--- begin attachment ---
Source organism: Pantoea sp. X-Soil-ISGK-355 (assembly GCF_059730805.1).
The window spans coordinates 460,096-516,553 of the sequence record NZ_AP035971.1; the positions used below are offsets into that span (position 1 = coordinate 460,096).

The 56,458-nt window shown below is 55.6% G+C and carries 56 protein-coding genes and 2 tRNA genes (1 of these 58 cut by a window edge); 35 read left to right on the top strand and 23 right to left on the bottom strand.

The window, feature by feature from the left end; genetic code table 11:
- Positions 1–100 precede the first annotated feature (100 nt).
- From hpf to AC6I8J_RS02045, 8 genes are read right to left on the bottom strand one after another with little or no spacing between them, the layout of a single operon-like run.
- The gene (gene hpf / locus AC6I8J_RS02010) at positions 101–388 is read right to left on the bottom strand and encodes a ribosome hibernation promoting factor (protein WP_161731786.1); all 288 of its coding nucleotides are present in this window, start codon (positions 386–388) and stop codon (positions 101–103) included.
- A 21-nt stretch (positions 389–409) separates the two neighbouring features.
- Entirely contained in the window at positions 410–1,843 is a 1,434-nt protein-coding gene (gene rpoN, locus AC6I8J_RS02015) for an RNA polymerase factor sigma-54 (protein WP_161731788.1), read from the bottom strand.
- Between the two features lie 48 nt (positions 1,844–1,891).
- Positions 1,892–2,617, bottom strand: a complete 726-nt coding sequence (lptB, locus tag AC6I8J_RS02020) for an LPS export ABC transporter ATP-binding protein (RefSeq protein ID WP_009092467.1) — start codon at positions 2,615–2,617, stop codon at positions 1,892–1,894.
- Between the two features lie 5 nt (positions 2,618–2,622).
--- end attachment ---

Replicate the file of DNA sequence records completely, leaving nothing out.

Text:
Source organism: Pantoea sp. X-Soil-ISGK-355 (assembly GCF_059730805.1).
The window spans coordinates 460,096-516,553 of the sequence record NZ_AP035971.1; the positions used below are offsets into that span (position 1 = coordinate 460,096).

The 56,458-nt window shown below is 55.6% G+C and carries 56 protein-coding genes and 2 tRNA genes (1 of these 58 cut by a window edge); 35 read left to right on the top strand and 23 right to left on the bottom strand.

The window, feature by feature from the left end; genetic code table 11:
- Positions 1–100 precede the first annotated feature (100 nt).
- From hpf to AC6I8J_RS02045, 8 genes are read right to left on the bottom strand one after another with little or no spacing between them, the layout of a single operon-like run.
- The gene (gene hpf / locus AC6I8J_RS02010) at positions 101–388 is read right to left on the bottom strand and encodes a ribosome hibernation promoting factor (protein WP_161731786.1); all 288 of its coding nucleotides are present in this window, start codon (positions 386–388) and stop codon (positions 101–103) included.
- A 21-nt stretch (positions 389–409) separates the two neighbouring features.
- Entirely contained in the window at positions 410–1,843 is a 1,434-nt protein-coding gene (gene rpoN, locus AC6I8J_RS02015) for an RNA polymerase factor sigma-54 (protein WP_161731788.1), read from the bottom strand.
- Between the two features lie 48 nt (positions 1,844–1,891).
- Positions 1,892–2,617, bottom strand: a complete 726-nt coding sequence (lptB, locus tag AC6I8J_RS02020) for an LPS export ABC transporter ATP-binding protein (RefSeq protein ID WP_009092467.1) — start codon at positions 2,615–2,617, stop codon at positions 1,892–1,894.
- Between the two features lie 5 nt (positions 2,618–2,622).